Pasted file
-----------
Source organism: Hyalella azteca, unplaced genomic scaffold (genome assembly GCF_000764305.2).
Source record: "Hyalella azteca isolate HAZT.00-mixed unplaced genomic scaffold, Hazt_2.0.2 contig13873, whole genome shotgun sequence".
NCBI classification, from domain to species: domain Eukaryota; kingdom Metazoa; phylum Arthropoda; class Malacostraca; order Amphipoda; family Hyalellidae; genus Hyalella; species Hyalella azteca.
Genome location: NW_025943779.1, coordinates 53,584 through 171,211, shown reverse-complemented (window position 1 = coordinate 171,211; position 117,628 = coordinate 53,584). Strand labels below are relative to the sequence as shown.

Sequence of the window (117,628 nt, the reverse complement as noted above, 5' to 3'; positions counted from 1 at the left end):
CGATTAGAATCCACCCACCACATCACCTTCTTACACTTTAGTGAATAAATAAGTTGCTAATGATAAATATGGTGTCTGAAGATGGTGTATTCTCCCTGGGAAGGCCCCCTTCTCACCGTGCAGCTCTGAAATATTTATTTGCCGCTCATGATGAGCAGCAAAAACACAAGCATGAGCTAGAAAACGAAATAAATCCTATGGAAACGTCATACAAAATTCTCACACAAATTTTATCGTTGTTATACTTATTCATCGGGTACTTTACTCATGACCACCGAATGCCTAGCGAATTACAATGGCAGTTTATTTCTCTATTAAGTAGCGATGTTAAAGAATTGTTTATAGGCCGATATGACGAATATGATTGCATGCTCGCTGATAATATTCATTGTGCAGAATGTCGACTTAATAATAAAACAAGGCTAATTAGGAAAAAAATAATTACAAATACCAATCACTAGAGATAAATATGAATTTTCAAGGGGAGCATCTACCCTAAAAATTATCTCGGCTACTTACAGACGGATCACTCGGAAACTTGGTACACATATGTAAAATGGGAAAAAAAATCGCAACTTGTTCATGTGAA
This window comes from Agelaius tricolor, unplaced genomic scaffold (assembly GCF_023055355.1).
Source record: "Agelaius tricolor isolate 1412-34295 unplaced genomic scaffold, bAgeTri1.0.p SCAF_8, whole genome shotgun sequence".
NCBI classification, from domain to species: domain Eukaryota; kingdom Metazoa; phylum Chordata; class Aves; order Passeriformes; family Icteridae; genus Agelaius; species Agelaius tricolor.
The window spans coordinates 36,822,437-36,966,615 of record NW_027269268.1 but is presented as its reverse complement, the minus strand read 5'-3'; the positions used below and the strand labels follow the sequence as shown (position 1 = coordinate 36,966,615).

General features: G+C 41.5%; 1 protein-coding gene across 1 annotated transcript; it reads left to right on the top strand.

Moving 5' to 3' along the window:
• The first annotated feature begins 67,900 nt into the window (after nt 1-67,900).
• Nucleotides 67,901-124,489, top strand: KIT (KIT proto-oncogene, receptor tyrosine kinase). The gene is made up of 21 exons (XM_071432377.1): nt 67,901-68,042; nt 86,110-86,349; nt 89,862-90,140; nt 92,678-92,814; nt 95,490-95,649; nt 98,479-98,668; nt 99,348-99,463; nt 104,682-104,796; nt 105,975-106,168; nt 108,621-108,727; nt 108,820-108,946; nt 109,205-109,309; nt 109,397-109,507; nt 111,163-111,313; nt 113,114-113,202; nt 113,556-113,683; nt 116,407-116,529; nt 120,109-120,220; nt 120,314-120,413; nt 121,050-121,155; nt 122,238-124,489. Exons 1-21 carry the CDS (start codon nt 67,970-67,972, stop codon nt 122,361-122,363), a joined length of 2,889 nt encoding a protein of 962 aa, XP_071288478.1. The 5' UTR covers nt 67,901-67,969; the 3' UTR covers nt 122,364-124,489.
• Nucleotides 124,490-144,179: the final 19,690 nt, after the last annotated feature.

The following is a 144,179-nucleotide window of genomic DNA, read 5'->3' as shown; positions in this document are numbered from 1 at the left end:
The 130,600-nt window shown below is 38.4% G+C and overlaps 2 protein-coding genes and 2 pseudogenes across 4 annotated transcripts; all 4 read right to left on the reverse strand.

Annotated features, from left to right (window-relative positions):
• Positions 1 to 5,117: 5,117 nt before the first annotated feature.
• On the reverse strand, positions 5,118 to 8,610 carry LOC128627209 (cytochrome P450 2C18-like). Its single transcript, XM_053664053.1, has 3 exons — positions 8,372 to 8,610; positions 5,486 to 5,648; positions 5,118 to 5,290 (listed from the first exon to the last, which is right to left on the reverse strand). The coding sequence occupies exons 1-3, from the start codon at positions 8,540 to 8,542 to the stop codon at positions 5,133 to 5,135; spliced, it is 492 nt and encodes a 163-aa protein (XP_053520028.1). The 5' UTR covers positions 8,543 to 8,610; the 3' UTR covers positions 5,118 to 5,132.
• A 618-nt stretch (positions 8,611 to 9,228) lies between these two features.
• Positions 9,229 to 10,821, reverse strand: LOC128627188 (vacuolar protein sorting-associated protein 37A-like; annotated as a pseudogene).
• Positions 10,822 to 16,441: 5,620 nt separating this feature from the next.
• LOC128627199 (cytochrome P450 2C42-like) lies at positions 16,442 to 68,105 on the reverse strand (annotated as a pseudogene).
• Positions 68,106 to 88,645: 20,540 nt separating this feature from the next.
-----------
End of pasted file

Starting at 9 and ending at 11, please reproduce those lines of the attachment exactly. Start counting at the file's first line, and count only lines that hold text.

NCBI classification, from domain to species: domain Eukaryota; kingdom Metazoa; phylum Chordata; class Aves; order Passeriformes; family Icteridae; genus Agelaius; species Agelaius tricolor.
The window spans coordinates 36,822,437-36,966,615 of record NW_027269268.1 but is presented as its reverse complement, the minus strand read 5'-3'; the positions used below and the strand labels follow the sequence as shown (position 1 = coordinate 36,966,615).

General features: G+C 41.5%; 1 protein-coding gene across 1 annotated transcript; it reads left to right on the top strand.